You know, in the Soviet Union, which was supposed to be the most anti-religious expression of secular forces, today the accent is totally different. Marxists have recognized that the values which shall unite humanity and shall make it possible for nations to live together in peace cannot come out of a secular ideology, but will have to come from a moral vision of humanity as a global phenomenon. And, as a result of that, they are now openly apologizing for their attitude towards religion in the past. Last August [1989] the Central Committee of the World Council of Churches met in Moscow. Two hundred people were invited to the Kremlin for a reception. At that reception, the Prime Minister of the Soviet Union, Mr. Ryzhkov, made a 20-minute address in which he openly stated that the Party and government in the Soviet Union were wrong in their attitude towards religious people in the past, and asked us, literally, to forgive them. That is the world in which we live, where even secular people are turning towards religion to find meaning and hope. The unfortunate part of it is that religions are not quite ready to face that challenge, because the kind of exclusivistic, traditional religion on which most of us have been nurtured is not able to cope with the crying need of humanity for meaning.

All Religions should Flow Together

And that is the fundamental purpose of a permanent Parliament of Religions which will come out of these celebrations which we inaugurate this evening. I call it a “Global Concourse of Religions.” You may later on agree to call it a Parliament; I would not quarrel. Parliament literally means “a talking shop.” That is all right. But what I would like to see is a “concourse,” a flowing together, a running together of all religions: active, dynamic, without losing their identity, but in relation to each other, understanding each other, with mutual respect, and moving toward certain specific goals.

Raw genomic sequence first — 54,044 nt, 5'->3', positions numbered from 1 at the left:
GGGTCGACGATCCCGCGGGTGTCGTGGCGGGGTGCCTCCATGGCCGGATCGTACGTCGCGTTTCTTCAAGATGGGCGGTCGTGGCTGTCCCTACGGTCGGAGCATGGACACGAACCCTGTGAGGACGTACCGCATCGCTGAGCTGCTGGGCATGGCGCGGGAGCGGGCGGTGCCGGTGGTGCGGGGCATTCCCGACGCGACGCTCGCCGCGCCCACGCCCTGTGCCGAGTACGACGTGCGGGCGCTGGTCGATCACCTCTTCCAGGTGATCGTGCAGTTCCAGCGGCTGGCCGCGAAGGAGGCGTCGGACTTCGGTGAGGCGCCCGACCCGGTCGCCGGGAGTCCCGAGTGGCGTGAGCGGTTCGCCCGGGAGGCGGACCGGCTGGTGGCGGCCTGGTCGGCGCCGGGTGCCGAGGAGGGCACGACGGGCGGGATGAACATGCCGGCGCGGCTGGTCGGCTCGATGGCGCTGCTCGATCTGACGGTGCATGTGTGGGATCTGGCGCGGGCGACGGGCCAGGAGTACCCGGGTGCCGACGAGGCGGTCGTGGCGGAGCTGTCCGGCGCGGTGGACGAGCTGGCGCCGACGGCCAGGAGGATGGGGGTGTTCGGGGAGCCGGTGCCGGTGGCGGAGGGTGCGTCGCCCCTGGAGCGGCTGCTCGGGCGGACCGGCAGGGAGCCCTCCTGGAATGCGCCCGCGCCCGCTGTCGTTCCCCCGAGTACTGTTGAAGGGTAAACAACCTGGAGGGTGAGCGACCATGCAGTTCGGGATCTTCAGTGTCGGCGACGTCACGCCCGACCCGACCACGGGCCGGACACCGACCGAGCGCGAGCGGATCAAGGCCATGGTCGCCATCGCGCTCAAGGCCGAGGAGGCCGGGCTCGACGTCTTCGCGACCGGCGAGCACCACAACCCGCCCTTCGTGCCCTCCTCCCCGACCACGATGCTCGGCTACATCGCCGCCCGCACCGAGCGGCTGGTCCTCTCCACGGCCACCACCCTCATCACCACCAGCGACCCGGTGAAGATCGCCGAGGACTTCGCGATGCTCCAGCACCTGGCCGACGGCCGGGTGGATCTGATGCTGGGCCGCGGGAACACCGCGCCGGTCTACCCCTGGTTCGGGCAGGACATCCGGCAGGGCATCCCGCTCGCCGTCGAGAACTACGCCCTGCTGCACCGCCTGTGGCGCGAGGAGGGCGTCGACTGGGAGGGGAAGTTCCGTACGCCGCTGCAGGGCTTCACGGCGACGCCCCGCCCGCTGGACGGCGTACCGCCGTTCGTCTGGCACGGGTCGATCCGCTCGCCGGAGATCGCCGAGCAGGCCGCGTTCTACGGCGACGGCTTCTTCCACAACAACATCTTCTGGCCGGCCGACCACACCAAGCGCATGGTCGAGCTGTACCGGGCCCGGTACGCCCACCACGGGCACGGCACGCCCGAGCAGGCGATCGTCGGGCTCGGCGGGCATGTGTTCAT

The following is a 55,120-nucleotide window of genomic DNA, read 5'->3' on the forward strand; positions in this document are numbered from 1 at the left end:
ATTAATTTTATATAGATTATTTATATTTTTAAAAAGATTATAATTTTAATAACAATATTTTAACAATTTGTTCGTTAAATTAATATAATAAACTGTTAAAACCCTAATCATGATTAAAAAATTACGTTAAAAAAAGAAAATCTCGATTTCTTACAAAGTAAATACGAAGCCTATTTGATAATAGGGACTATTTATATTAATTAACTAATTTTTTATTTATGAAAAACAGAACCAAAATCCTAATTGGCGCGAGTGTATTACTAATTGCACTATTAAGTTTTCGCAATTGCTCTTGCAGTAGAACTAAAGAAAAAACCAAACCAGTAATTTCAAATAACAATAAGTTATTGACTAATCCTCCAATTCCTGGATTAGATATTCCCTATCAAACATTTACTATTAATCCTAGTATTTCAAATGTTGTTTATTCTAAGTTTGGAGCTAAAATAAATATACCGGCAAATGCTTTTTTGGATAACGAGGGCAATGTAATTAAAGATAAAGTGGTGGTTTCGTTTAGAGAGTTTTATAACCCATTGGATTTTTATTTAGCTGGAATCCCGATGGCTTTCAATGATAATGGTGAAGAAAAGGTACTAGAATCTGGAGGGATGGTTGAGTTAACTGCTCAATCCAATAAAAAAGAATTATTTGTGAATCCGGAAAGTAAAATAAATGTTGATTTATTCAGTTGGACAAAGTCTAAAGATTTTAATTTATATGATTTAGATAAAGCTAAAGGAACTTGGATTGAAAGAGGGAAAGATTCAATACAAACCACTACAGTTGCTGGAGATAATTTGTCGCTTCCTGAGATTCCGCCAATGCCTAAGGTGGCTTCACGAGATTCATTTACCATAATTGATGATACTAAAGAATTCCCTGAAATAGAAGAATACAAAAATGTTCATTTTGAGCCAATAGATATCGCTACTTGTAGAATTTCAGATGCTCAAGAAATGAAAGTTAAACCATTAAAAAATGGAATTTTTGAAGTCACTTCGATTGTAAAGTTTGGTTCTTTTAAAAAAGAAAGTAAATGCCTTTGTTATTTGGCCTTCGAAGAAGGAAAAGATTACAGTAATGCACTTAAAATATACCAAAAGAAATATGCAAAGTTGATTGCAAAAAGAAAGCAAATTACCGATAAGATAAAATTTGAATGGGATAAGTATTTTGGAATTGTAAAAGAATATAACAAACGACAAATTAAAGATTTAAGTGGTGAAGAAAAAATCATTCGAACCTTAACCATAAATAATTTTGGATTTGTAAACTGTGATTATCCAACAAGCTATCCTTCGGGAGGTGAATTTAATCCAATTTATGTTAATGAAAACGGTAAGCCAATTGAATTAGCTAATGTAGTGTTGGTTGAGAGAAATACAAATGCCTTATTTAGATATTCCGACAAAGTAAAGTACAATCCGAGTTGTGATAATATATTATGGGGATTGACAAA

Parliament should be Free from Domination

Let me say something now which I hope can be understood. So long as Western civilization, or Western Christianity, dominate the World Parliament, or Concourse, it will not work, because the identities of the other religions bear strong hostility toward both Western Christianity and Western civilization for their aggression against the cultures of the world. Western civilization has been a largely one-way mission, in which both the civilization and the church claimed to know the truth and refused to listen to the aspects of truth in the experience of the rest of humanity. And, therefore, I want to say this from the heart: I love my Western brothers and sisters; I love my Western  "Christian" brothers and sisters also. But where they dominate, an impasse prevails which does not allow the other cultures of the world to function. They are helplessly dominant. Men or women, they cannot do anything but dominate. And, therefore, the most important thing for a Global Concourse of Religions is for the Western civilization and Western Christianity to be humble and courteous enough to take a back seat. The West has contributions to make, of course. Especially, their capacity to organize is unparalleled — even by the Japanese! And so we will need your help in the organization of such a Global Concourse of Religions. But can you do it without dominating? Quietly? And let others be free to do it their way? Try! Then we might be able to use your God-given capacity in our common work, not as a leader, but in a more modest way. Otherwise, we would find the rest of the cultures of the world still inhibited by fear that they would be steam-rolled by Western civilization, Western Christianity, and their values and approaches. This is a very fundamental thing that I wanted to say on this occasion.